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Management of recurrent ovarian cancer: when platinum-based regimens are not a therapeutic option
  1. Alice Bergamini1,2,
  2. Luca Bocciolone1,
  3. Andrei Fodor3,
  4. Massimo Candiani1 and
  5. Giorgia Mangili1
  1. 1 Obstetrics and Gynecology, Ospedale San Raffaele, Milano, Italy
  2. 2 Università Vita Salute San Raffaele, Milano, Italy
  3. 3 Radiotherapy, Ospedale San Raffaele, Milano, Italy
  1. Correspondence to Dr Alice Bergamini, Obstetrics and Gynecology, Ospedale San Raffaele, Milano 20132, Italy; bergamini.alice{at}


Ovarian cancer relapses have been traditionally classified according to the platinum-free interval, leading to an arbitrary categorization of possible scenarios and treatment options. Its relevance in assessing treatment strategies has been revised in the last several years, as the panorama is constantly changing in the era of personalized medicine and targeted therapies. Factors to be considered while defining the best management of recurrent disease, and, consequently, the available treatment alternatives are increasing. Platinum remains one of the milestones of ovarian cancer treatment, but for some patients it might not be an ideal choice for several reasons other than limited platinum sensitivity. This review aims to analyze the scenarios in which platinum is not considered suitable in the management of patients with recurrent ovarian cancer, and the currently available alternatives.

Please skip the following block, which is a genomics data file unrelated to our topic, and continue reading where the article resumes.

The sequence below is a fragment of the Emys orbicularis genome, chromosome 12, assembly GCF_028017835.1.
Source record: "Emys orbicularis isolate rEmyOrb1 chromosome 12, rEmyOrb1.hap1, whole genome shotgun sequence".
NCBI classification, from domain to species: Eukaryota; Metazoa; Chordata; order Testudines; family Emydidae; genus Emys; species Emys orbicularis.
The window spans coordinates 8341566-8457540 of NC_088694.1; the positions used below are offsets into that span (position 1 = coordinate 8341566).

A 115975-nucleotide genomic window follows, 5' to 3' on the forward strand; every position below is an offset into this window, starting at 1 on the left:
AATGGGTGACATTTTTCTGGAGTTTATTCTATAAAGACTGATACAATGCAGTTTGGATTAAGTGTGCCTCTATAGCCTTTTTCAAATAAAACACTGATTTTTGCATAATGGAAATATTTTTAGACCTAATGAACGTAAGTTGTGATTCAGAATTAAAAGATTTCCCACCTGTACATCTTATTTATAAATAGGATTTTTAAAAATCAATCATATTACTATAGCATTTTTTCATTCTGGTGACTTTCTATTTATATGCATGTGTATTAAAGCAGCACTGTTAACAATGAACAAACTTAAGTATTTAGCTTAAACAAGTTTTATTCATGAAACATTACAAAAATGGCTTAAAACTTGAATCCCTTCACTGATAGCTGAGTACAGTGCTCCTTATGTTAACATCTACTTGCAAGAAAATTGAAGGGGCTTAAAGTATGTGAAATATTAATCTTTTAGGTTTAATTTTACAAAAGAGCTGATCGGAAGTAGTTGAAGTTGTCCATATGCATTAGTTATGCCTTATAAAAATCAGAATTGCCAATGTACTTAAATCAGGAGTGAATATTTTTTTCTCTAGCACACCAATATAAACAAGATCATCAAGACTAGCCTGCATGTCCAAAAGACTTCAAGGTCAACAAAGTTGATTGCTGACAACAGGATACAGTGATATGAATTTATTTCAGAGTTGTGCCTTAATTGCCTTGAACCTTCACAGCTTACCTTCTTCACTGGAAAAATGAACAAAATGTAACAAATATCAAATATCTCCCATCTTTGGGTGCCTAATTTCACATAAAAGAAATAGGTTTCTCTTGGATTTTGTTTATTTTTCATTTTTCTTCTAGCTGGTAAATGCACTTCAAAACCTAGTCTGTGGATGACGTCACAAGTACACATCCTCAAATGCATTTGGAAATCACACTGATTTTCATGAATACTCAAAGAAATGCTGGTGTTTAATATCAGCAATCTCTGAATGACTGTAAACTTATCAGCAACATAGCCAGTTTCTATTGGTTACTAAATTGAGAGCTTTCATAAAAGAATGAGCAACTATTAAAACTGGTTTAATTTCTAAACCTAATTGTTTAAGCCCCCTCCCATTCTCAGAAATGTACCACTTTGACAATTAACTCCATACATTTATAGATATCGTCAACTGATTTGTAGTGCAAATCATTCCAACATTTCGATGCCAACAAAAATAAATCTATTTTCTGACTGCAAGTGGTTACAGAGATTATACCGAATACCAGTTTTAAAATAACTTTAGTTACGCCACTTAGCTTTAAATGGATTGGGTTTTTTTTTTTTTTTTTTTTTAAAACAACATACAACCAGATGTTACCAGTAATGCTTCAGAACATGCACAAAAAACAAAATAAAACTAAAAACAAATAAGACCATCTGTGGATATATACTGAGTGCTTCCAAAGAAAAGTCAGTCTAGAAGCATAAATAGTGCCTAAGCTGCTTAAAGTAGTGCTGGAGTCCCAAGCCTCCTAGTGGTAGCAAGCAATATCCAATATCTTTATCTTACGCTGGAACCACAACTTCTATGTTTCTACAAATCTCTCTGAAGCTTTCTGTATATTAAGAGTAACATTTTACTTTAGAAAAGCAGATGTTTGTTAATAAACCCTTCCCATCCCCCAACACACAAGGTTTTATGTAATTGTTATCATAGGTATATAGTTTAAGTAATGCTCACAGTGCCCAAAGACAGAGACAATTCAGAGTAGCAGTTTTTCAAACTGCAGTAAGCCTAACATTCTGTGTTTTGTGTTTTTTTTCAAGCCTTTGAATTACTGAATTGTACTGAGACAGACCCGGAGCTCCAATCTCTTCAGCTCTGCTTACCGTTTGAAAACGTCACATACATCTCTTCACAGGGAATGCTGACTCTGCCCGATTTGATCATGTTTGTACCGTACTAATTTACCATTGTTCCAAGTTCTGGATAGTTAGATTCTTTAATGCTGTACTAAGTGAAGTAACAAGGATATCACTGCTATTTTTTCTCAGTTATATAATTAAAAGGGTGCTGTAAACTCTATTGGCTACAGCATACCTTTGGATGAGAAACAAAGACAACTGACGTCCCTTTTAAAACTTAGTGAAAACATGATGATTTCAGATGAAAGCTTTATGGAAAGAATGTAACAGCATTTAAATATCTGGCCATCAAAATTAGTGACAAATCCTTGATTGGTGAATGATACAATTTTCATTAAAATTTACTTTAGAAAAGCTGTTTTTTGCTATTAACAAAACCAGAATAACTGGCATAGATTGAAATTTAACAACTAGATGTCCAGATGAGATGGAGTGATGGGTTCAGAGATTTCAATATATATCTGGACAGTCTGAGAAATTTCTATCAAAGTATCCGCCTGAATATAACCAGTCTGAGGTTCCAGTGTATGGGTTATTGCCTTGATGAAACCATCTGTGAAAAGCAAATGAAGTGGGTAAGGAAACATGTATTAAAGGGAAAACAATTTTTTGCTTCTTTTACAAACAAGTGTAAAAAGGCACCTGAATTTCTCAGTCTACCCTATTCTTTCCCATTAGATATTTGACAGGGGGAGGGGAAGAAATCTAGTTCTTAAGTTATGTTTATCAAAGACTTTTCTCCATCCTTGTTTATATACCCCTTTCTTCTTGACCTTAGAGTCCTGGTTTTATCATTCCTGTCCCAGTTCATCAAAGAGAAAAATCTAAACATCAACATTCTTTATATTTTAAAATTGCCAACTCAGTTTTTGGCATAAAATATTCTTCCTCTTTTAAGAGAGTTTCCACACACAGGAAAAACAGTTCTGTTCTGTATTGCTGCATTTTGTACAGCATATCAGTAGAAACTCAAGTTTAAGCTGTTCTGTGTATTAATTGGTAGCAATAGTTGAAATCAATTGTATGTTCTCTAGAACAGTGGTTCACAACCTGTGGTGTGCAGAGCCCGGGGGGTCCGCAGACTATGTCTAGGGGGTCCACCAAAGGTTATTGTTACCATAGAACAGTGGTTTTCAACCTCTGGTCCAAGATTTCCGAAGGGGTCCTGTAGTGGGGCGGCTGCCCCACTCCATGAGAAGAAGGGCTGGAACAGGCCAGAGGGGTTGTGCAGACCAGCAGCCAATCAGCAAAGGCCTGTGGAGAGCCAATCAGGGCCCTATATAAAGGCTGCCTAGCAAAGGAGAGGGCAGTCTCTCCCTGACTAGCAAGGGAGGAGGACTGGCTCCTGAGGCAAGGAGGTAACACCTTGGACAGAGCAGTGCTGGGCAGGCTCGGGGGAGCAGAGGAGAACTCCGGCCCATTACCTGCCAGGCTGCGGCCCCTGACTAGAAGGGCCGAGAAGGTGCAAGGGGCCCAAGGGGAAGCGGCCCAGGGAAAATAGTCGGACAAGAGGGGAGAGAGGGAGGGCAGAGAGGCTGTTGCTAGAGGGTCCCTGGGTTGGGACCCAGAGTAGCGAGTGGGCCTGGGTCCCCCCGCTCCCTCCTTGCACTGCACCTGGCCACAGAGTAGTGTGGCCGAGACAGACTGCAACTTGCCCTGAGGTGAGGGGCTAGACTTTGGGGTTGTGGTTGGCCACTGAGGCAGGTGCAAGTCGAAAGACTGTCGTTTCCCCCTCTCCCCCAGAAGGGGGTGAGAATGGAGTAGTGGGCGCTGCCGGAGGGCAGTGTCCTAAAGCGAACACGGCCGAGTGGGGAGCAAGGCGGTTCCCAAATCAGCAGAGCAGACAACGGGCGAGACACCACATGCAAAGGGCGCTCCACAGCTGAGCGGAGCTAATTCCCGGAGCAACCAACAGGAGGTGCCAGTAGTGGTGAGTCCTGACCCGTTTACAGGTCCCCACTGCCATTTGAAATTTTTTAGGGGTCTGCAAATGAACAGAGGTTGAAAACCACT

• ovarian cancer
  • medical oncology

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  • Contributors AB, GM and AF drafted the manuscript. MC and LB prepared it as a Review Article.

  • Funding The authors have not declared a specific grant for this research from any funding agency in the public, commercial or not-for-profit sectors.

  • Competing interests AB and GM report personal fees and non-financial support from Tesaro, AstraZeneca, Pharmamar and Roche, outside the submitted work; LB reports personal fees and non-financial support from Tesaro, AstraZeneca, and Pharmamar outside the submitted work.

  • Patient consent for publication Not required.

  • Provenance and peer review Not commissioned; externally peer reviewed.